How long have you had your own business?

For eleven years.

Bail bonding tends to be a male-dominated industry. You don’t see women in this business often, especially Black women. How rare is it for a Black female to have her own bail bonds business?

Yes. It’s rare, but I also [employ] several African American females [on my team as well.]

How many other Black women do you know that are like you?

None. I am the only African American female, as well as property bail bondswoman in Michigan.

Are you treated differently than males in the business? If so, tell us how.

Yes. People think [that] as a woman, we would not go [out] into the field [to track down] clients who try to run, but we apprehend just as much as the next man.

Tell us about your seminar, Don’t Be a Dumb Criminal. 

Our seminar is unique. It teaches you to break down law and crime with everyday life. Unless you are a lawyer, or in law enforcement, no one takes the time to educate you on the laws, and you eventually have to learn the hard way. This unfortunate fact of life is what led me to develop this series. Our programs educate people on how they unintentionally break the law every day, by sometimes simply doing an everyday menial task. It is because you don’t know every law that you do not recognize the crime in what you are doing. For example, you have been picking up your parents prescription’s for years. Although it is a legal drug prescribed to your parents, you can be charged for possession if your parents are not in the car with you. Your police record will now say you are a drug dealer with a felony. So, in a nutshell, our program teaches you how to legally avoid a charge for a crime you didn’t know you were committing.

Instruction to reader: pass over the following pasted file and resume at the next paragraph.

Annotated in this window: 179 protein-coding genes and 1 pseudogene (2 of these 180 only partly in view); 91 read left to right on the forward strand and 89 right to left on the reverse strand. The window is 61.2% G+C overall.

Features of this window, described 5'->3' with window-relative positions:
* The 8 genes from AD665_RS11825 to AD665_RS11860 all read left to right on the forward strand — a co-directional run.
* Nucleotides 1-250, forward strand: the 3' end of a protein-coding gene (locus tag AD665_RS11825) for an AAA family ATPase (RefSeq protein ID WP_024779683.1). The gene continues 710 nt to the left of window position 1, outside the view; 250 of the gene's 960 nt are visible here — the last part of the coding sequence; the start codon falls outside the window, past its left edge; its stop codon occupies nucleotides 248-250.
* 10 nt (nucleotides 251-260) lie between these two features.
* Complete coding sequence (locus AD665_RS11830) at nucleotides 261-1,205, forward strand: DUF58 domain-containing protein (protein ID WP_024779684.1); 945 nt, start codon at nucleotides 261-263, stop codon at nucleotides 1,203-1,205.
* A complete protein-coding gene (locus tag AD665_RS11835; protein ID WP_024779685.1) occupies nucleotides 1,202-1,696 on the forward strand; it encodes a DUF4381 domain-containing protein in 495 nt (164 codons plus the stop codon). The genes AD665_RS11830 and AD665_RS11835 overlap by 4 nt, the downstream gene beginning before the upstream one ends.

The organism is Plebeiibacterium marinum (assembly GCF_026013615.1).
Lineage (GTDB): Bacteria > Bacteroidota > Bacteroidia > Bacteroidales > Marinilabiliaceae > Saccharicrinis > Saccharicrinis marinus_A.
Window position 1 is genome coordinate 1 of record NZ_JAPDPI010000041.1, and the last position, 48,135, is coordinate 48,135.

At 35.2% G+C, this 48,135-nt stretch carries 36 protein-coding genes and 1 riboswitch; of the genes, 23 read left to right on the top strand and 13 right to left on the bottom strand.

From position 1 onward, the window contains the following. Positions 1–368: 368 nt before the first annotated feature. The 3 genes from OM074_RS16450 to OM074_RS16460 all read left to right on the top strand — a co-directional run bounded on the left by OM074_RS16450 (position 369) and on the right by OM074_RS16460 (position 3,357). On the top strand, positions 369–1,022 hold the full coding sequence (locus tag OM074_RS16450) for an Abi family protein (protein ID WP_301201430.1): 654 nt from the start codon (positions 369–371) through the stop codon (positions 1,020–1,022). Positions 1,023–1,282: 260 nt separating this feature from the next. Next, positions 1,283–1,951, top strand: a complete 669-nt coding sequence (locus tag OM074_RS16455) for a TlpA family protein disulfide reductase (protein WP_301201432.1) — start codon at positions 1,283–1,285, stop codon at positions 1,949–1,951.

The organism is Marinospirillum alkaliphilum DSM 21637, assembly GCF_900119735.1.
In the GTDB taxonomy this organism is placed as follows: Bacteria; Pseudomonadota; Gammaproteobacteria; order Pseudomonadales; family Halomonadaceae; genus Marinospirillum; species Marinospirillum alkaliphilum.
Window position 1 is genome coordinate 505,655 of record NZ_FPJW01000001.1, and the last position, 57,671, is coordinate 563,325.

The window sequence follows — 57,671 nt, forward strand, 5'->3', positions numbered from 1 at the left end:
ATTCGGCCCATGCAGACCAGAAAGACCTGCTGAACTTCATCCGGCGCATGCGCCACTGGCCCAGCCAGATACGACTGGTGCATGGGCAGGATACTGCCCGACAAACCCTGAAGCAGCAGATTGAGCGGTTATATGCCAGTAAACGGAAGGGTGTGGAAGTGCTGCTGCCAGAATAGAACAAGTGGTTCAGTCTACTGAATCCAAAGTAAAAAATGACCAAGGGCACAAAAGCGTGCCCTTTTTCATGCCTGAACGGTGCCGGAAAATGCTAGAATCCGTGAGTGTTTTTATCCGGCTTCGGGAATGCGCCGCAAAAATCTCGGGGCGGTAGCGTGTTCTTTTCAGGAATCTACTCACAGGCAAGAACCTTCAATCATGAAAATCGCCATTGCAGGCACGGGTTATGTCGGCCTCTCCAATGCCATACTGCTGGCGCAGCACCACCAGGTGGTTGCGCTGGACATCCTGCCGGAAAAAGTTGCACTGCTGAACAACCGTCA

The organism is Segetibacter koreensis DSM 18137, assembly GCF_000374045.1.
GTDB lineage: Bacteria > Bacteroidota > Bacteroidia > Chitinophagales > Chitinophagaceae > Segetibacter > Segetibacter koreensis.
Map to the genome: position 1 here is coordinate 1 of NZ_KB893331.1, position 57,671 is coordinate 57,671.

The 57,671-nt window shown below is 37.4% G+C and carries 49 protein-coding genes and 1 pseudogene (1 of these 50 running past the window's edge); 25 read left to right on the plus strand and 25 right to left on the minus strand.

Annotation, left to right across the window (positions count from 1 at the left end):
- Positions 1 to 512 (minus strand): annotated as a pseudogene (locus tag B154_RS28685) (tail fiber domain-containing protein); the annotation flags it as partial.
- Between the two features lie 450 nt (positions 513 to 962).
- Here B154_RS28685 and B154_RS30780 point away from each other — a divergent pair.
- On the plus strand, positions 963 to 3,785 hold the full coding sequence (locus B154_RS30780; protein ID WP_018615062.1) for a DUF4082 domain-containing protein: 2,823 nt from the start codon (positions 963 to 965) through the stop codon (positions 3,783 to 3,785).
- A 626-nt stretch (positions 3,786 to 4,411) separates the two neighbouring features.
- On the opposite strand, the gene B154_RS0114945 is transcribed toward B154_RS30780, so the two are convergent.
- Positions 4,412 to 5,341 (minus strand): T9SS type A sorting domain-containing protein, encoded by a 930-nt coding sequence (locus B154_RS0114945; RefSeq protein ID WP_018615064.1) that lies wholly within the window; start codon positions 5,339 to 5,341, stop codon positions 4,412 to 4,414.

Who is the target audience for the DBADC program? 

Everyone. People need to stop being so naive when it comes down to crime and laws. We see police officers, attorneys, and politicians getting arrested every day, and these are the people that know the law. So how do you figure we stand a chance with us knowing less than a quarter of the laws that they know?

What is your end goal?

To help people understand that with the proper training they can avoid being abused by the judicial system and get the best results for their situation if they are ever in trouble with the law.